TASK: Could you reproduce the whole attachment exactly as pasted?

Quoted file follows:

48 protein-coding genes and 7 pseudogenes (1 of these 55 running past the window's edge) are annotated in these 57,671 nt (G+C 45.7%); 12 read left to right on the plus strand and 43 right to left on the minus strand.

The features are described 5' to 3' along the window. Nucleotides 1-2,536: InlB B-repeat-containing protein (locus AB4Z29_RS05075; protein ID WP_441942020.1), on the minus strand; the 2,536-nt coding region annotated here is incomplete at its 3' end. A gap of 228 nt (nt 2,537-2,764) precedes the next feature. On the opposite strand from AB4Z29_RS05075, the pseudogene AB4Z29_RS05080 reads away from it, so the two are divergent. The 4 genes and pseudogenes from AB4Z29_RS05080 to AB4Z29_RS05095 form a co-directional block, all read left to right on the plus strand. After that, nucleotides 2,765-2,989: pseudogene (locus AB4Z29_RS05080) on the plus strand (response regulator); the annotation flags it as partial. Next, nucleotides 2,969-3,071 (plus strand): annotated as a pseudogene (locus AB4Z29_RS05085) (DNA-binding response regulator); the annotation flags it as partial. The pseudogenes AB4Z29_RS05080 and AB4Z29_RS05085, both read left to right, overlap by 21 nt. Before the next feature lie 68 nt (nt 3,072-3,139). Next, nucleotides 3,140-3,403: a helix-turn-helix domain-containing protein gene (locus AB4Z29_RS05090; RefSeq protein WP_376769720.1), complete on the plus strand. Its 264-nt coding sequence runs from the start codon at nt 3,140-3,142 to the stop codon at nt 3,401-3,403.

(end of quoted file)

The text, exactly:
48 protein-coding genes and 7 pseudogenes (1 of these 55 running past the window's edge) are annotated in these 57,671 nt (G+C 45.7%); 12 read left to right on the plus strand and 43 right to left on the minus strand.

The features are described 5' to 3' along the window. Nucleotides 1-2,536: InlB B-repeat-containing protein (locus AB4Z29_RS05075; protein ID WP_441942020.1), on the minus strand; the 2,536-nt coding region annotated here is incomplete at its 3' end. A gap of 228 nt (nt 2,537-2,764) precedes the next feature. On the opposite strand from AB4Z29_RS05075, the pseudogene AB4Z29_RS05080 reads away from it, so the two are divergent. The 4 genes and pseudogenes from AB4Z29_RS05080 to AB4Z29_RS05095 form a co-directional block, all read left to right on the plus strand. After that, nucleotides 2,765-2,989: pseudogene (locus AB4Z29_RS05080) on the plus strand (response regulator); the annotation flags it as partial. Next, nucleotides 2,969-3,071 (plus strand): annotated as a pseudogene (locus AB4Z29_RS05085) (DNA-binding response regulator); the annotation flags it as partial. The pseudogenes AB4Z29_RS05080 and AB4Z29_RS05085, both read left to right, overlap by 21 nt. Before the next feature lie 68 nt (nt 3,072-3,139). Next, nucleotides 3,140-3,403: a helix-turn-helix domain-containing protein gene (locus AB4Z29_RS05090; RefSeq protein WP_376769720.1), complete on the plus strand. Its 264-nt coding sequence runs from the start codon at nt 3,140-3,142 to the stop codon at nt 3,401-3,403.